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By Tom Keyser and Tom Keyser,SUN STAFF | July 6, 1997
Bob Griffith retired in May as director of the backstretch recreation program for the Maryland Thoroughbred Horsemen's Association. At 67, he'd had enough of running softball leagues and organizing golf tournaments for the 1,400 workers at the horse barns of Pimlico, Laurel Park and the Bowie Training Center.But a funny thing happened to Griffith -- as well as the horsemen's association. They missed each other."They wanted me to come back," Griffith said of the horsemen's group, "and I kind of missed it, too. You become part of the backstretch family.
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SPORTS
By Sandra McKee, The Baltimore Sun | January 3, 2012
Maryland horse racing may be on shaky ground, but Laurel Park in winter is still appealing to a number of trainers from outside the state. With the 48-day winter meet set to begin at Laurel Park on Jan. 4, and the weather growing colder up north, Laurel appears to be a popular haven. Twenty-five new trainers have brought their horses here, which is more than in years past. "The New England boys have been coming here for years, after their tracks' seasons end," Maryland Jockey Club racing secretary Georganne Hale said.
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SPORTS
By Tom Keyser and Tom Keyser,SUN STAFF | April 2, 2000
Bill Borchardt has become a man in demand on the backstretch at Pimlico, Laurel Park and the Bowie Training Center. Since July, Borchardt, 49, a resident of Woodlawn, has served as therapist and drug counselor to the riders, grooms and hot walkers who work on track with the state's thoroughbreds. Although experienced in his field, he had never worked at a racetrack. "I was the outsider looking in, for sure," Borchardt said. "But when the big bust came down in November, things really picked up."
SPORTS
By Ken Murray, The Baltimore Sun | May 15, 2010
Acting Happy, a lightly raced filly with the smallest earnings in the field, powered into the lead in the stretch and outran No Such Word to the finish line to win the $175,000 Black-Eyed Susan Stakes at Pimlico Race Course on Friday. The race was marred by an accident leaving the backstretch in which two jockeys were thrown and one horse went down, and the incident could have implications for today's Preakness. The problem started when Diva Delite clipped heels with C C's Pal and fell, throwing jockey Julien Leparoux.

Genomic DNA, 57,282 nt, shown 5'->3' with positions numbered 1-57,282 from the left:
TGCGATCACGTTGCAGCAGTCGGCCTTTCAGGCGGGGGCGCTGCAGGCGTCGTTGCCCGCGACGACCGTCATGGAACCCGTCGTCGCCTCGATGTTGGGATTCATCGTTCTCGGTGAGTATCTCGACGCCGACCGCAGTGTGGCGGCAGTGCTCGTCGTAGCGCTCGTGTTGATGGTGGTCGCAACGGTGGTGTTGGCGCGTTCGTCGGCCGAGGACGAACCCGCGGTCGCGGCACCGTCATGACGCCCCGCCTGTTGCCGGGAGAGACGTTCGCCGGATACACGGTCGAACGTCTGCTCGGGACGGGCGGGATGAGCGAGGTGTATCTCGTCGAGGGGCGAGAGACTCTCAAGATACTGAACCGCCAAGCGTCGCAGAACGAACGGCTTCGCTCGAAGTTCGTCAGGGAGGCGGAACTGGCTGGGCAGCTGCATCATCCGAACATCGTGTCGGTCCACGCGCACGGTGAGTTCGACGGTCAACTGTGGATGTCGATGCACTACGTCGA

SPORTS
By BILL ORDINE | August 20, 2008
The Maryland Racing Commission had to weigh human hardship against business urgency yesterday and, some argued, the greater good of Maryland's racing community as it considered whether to delay the closing of the Pimlico Race Course backstretch. In a 4-3 vote, business urgency and the greater good won over human hardship. The Maryland Jockey Club announced this month that it would close the Pimlico backstretch and relocate 447 horses stabled there are well as 111 industry workers - trainers, grooms, hot walkers - who live at Pimlico to Laurel Park and the Bowie training facility.
FEATURES
By Rob Hiaasen and Rob Hiaasen,SUN STAFF | November 23, 2001
Clarence Whye, as he is not known, has never voted or paid a mortgage or had a driver's license or a wife. He never wanted to settle down, so he settled down at Pimlico Race Course, where he's rubbed, bandaged, saddled, blanketed and walked horses from about the time Citation won the Preakness in 1948 to when Point Given won in 2001. All Whye wanted out of life was to take care of horses. "I never rode a horse," he says. "You see people get hurt, and you figure you [are] better on the ground."
SPORTS
By Tom Keyser and Tom Keyser,SUN STAFF | March 18, 2003
Largely invisible to the outside world, the racetrack backstretch exists as home to the thoroughbreds that power an industry and to the people who take care of them. Inside fences and behind guarded gates, 539 people who groom and walk horses live at Pimlico, Laurel Park or the Bowie Training Center. No one gets in without a pass or worker's ID. The residents rise before dawn and live by a rhythm set by their animals and set apart from society. Their communities are dilapidated. The three backstretches have become unsightly mishmashes of rundown barns, rutted horse paths, potholes, uneven pavement, abandoned vehicles, uncollected trash, standing water and muck.
ENTERTAINMENT
By SAM SESSA and SAM SESSA,sam.sessa@baltsun.com | October 30, 2008
What would happen if a zombie apocalypse descended on Silver Spring? Karl Ericson recently posed that question on his blog. This weekend, we'll know the answer. Well, sort of. Ericson, a 33-year-old who lives in Silver Spring, helped organize the inaugural Silver Spring Zombie Walk, which takes place Saturday. The event encourages people to dress up as zombies, meet at the Silver Spring bar the Quarry House, stumble around the city for a bit and then reconvene for a showing of Night of the Living Dead at the AFI Silver Theatre.
NEWS
By Tanya Jones and Tanya Jones,SUN STAFF | April 23, 1997
After minor amendments were adopted last night, the Anne Arundel County Council delayed a vote on legislation that would have cleared the way for funding for new dormitories to house workers who groom and exercise thoroughbreds at Laurel Park and live year-round on the backstretch.Because the bill was amended, the council has to seek public comment on the measure before it can take a final vote.But one councilman questioned the need to spend federal and state dollars on a private enterprise.
NEWS
By Tanya Jones and Tanya Jones,SUN STAFF | May 20, 1997
The Anne Arundel County Council unanimously approved last night legislation clearing the way for the release of construction funds for dormitories to house workers who groom and exercise thoroughbreds and live on the backstretch at Laurel Park.The council approved an amendment to the county's plan for housing and community development that notes the need for improved housing conditions at the track. The action clears the way for a $1 million loan from the state.The council also unanimously adopted a resolution supporting the funding, another prerequisite for the loan from the Maryland Department of Housing and Community Development.